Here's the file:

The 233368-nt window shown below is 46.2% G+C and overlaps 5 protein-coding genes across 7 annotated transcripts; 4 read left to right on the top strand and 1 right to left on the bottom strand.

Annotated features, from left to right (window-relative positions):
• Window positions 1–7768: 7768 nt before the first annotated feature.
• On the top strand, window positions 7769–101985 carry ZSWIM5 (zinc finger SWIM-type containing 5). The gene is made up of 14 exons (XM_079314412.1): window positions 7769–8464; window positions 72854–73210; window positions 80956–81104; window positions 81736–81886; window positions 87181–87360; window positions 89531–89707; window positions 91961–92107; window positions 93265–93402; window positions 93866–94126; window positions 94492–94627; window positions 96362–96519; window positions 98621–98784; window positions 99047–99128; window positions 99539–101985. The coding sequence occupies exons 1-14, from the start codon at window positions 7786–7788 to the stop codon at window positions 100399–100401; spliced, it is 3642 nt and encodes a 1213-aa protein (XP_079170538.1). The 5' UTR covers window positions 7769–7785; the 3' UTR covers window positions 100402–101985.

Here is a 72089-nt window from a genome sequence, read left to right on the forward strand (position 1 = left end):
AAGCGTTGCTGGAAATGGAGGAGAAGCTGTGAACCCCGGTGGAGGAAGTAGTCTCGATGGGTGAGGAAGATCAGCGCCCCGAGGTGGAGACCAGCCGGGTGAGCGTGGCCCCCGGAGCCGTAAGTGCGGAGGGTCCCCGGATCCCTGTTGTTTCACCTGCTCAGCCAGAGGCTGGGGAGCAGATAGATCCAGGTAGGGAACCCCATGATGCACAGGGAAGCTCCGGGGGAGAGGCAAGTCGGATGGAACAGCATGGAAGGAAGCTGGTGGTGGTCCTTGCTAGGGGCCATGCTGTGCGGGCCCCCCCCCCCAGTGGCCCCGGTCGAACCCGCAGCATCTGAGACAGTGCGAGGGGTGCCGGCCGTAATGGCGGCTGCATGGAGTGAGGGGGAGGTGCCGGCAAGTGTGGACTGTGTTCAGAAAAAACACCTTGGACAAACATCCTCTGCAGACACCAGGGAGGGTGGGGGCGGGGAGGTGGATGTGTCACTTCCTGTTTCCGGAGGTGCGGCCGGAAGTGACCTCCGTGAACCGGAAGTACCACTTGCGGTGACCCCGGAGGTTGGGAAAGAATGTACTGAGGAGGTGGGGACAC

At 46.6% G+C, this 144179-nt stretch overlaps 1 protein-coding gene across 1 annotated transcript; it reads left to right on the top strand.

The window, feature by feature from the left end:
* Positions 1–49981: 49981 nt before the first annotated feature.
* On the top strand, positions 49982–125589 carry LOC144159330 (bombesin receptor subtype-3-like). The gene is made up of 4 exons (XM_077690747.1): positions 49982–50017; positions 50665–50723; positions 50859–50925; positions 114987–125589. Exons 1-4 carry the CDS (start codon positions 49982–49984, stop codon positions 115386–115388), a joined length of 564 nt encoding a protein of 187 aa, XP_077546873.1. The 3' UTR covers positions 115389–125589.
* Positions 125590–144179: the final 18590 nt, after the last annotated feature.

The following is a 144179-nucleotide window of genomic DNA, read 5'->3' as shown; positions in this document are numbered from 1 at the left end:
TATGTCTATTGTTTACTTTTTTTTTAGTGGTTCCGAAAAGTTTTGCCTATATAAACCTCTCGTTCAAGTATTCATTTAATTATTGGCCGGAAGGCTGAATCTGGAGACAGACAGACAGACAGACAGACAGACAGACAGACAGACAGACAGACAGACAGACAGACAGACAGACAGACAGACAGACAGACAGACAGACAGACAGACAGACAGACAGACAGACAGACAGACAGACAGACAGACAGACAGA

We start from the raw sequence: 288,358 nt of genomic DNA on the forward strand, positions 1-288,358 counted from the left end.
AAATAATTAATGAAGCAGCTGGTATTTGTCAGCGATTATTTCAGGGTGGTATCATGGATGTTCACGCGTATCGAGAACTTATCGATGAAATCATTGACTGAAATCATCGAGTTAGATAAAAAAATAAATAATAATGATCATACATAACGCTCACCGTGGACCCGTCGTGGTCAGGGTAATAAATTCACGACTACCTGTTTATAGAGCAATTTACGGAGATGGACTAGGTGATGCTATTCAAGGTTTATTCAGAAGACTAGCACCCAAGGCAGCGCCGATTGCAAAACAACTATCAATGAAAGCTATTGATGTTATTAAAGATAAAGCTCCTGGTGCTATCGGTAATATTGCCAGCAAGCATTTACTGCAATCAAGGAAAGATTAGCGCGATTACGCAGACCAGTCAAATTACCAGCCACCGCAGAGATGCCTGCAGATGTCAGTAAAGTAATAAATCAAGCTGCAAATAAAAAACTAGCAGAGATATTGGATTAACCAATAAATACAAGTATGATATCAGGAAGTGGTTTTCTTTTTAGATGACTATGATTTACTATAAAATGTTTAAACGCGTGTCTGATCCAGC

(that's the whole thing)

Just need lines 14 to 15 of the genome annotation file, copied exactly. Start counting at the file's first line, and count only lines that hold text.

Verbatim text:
We start from the raw sequence: 288,358 nt of genomic DNA on the forward strand, positions 1-288,358 counted from the left end.
AAATAATTAATGAAGCAGCTGGTATTTGTCAGCGATTATTTCAGGGTGGTATCATGGATGTTCACGCGTATCGAGAACTTATCGATGAAATCATTGACTGAAATCATCGAGTTAGATAAAAAAATAAATAATAATGATCATACATAACGCTCACCGTGGACCCGTCGTGGTCAGGGTAATAAATTCACGACTACCTGTTTATAGAGCAATTTACGGAGATGGACTAGGTGATGCTATTCAAGGTTTATTCAGAAGACTAGCACCCAAGGCAGCGCCGATTGCAAAACAACTATCAATGAAAGCTATTGATGTTATTAAAGATAAAGCTCCTGGTGCTATCGGTAATATTGCCAGCAAGCATTTACTGCAATCAAGGAAAGATTAGCGCGATTACGCAGACCAGTCAAATTACCAGCCACCGCAGAGATGCCTGCAGATGTCAGTAAAGTAATAAATCAAGCTGCAAATAAAAAACTAGCAGAGATATTGGATTAACCAATAAATACAAGTATGATATCAGGAAGTGGTTTTCTTTTTAGATGACTATGATTTACTATAAAATGTTTAAACGCGTGTCTGATCCAGC